State Department Seeks “Flexibility” In International Drug Control Treaties
“How could I, a representative of the Government of the United States of America, be intolerant of a government that permits any experimentation with legalization of marijuana if two of the 50 states of the United States of America have chosen to walk down that road?”
That’s the rhetorical question posed by Assistant Secretary of State for Drugs and Law Enforcement, William R. Brownfield last Thursday as he delivered a briefing in New York before attending a United Nations committee meeting on international narcotics control. Secretary Brownfield spoke about the need for “flexible interpretation” of UN Drug Control Conventions in place since 1961, signaling a huge sea change in how the United States pursues the international “war on drugs”.
These UN treaties mandate that all signatories agree to the prohibition of certain drugs, with severe trade penalties for those countries that violate the treaty. This is why efforts to relax marijuana penalties internationally have always come in the form of decriminalization. The famous marijuana coffee shops of Amsterdam, for instance, aren’t technically legal, but sales of small amounts of marijuana aren’t prosecuted and officials try to turn a blind eye to the back end of cultivation and supply.
So long as marijuana is technically illegal, these countries don’t violate the treaties. So Portugal, Spain, the Czech Republic and others have varying degrees of marijuana decriminalization even when they might prefer legalization. “My Danish friends warn me to be careful with my marijuana in Denmark,” says travel writer and NORML board member Rick Steves, referring to the de facto legal marijuana in the Christiania section of Copenhagen, “because they have to arrest one or two pot smokers a year to maintain Favored Nation trading status with the United States.”
But then Uruguay rocked the international boat and made the production, sales, and possession of marijuana legal last year. Uruguayan legalization comes with many restrictions – limited to registered residents only and available only through limited government suppliers – but it is that step beyond criminalization that triggers the penalties outlined in the UN drug control treaties.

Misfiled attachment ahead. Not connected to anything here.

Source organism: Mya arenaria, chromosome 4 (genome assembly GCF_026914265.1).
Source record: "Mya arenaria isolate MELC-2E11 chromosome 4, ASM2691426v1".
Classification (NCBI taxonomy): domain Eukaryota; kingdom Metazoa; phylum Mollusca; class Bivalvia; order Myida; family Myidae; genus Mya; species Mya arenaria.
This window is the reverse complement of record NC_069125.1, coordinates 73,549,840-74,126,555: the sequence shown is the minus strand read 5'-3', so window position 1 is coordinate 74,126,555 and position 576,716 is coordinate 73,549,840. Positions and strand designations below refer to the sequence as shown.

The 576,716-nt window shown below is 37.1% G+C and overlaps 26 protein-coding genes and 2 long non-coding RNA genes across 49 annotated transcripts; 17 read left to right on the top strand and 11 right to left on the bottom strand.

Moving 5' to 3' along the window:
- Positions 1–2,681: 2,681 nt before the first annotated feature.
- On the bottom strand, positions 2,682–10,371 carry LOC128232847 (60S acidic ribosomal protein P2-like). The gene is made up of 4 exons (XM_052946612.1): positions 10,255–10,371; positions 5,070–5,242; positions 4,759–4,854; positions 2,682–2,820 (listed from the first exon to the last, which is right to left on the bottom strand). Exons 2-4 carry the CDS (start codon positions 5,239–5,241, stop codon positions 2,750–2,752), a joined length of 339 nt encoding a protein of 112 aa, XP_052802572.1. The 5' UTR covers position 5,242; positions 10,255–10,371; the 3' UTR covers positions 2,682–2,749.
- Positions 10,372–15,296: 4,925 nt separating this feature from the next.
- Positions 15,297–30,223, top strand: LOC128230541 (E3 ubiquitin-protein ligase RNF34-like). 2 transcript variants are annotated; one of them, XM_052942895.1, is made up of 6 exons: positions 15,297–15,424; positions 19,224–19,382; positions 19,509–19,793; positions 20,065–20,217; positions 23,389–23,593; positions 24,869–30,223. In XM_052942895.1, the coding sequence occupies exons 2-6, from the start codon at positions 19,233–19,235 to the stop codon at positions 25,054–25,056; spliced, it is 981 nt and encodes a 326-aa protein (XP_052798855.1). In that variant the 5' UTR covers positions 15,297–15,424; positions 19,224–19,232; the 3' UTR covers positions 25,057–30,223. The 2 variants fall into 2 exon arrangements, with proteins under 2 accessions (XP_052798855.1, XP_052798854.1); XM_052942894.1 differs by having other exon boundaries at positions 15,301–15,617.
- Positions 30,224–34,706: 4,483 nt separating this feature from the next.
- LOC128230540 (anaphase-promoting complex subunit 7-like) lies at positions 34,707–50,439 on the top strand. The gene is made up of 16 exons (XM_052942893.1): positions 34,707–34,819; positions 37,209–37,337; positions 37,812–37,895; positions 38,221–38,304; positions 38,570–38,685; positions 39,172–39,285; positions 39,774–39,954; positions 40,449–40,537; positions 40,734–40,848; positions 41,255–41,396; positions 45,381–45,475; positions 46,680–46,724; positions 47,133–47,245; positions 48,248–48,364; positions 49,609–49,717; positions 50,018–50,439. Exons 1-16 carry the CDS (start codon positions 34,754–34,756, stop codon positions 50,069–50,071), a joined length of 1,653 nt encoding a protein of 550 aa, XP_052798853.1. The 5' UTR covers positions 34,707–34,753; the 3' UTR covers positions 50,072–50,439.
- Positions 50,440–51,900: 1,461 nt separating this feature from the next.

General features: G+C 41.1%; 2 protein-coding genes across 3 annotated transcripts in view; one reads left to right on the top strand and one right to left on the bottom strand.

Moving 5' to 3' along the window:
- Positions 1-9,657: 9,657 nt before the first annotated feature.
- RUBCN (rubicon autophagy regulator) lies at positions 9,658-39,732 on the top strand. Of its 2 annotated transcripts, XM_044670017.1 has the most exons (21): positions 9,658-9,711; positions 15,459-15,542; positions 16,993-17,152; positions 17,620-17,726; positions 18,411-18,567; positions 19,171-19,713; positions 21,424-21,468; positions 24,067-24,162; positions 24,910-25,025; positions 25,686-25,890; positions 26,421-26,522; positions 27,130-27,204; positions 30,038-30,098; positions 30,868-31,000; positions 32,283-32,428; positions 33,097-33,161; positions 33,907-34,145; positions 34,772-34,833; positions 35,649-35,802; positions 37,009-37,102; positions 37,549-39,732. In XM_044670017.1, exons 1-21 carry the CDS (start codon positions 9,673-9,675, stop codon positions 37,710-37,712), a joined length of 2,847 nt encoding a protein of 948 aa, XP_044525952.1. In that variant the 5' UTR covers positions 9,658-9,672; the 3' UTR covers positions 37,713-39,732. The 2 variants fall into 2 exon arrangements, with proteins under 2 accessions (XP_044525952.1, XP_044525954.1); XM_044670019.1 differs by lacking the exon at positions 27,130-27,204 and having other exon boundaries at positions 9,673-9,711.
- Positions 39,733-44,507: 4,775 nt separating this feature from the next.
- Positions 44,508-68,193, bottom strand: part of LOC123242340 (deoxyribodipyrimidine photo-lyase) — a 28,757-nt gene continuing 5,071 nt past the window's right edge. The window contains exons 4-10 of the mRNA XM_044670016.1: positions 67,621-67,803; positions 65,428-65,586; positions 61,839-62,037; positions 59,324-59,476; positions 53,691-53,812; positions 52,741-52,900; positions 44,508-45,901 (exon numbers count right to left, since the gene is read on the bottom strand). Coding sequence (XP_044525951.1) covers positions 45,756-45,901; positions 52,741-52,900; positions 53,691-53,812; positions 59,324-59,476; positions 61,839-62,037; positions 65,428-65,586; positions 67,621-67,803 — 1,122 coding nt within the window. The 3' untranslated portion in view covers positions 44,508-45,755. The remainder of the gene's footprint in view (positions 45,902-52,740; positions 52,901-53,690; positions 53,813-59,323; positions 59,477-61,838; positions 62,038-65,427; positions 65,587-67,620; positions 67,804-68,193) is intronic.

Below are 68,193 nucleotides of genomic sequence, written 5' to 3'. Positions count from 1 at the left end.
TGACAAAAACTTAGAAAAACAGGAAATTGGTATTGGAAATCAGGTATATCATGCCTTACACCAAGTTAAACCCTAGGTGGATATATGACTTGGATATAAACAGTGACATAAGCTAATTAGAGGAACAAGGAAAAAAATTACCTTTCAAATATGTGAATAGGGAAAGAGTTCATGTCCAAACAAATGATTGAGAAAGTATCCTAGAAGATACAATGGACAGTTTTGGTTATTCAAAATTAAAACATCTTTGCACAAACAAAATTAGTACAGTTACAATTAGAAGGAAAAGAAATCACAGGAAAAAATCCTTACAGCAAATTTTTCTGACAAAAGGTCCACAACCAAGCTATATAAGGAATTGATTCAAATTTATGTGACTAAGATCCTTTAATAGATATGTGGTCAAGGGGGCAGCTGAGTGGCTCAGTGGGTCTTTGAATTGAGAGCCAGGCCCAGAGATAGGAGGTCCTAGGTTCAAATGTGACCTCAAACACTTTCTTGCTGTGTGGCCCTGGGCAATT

Now, with legalization proceeding without federal interference in Colorado and Washington, accusations of American hypocrisy are forcing the ship of state to make the slow turn toward acceptance of legalization as a valid international response to drug control. Secretary Brownfield opened his remarks by outlining “four pillars” for the international community on which to base future drug control policy:
First, respect the integrity of the existing UN Drug Control Conventions.
Second, accept flexible interpretation of those conventions. The first of them was drafted and enacted in 1961. Things have changed since 1961. …
Third, to tolerate different national drug policies, to accept the fact that some countries will have very strict drug approaches; other countries will legalize entire categories of drugs. … We must have some tolerance for those differing policies.
And our fourth pillar is agreement and consensus that whatever our approach and policy may be on legalization, decriminalization, de-penalization, we all agree to combat and resist the criminal organizations – not those who buy, consume, but those who market and traffic the product for economic gain.
When pressed by reporters as to what that newfound tolerance means with respect to actual policy making, Secretary Brownfield was reluctant to be pinned down. “We are all required to abide by the conventions that we ourselves have ratified. But the conventions are not rigid. … We are allowed to interpret them so long as our interpretation is still consistent with our universal desire to reduce the misuse and abuse of harmful products throughout the world.”
So, according to my reading of the Secretary’s remarks, if “Uruguay has, as they prefer to say, regulated marijuana,” to reduce drug abuse, that’s tolerable. But if Saudi Arabia has “capital punishment for those who traffic in product” to reduce drug abuse, that’s tolerable, too. There appears to be nothing in the treaties or the Secretary’s remarks indicating an objective way of determining whose approach actually reduces drug abuse to determine what is internationally tolerable.
What sort of integrity within UN Drug Conventions can we respect if every nation’s subjective evaluation of drug policy is tolerable? These remarks are good news for those states and nations wanting to legalize marijuana but they reveal a bankrupt ideology of drug prohibition that needs to be abolished, not flexibly interpreted. Having a prohibition not intended to be enforced breeds greater disrespect for the law than one that is enforced.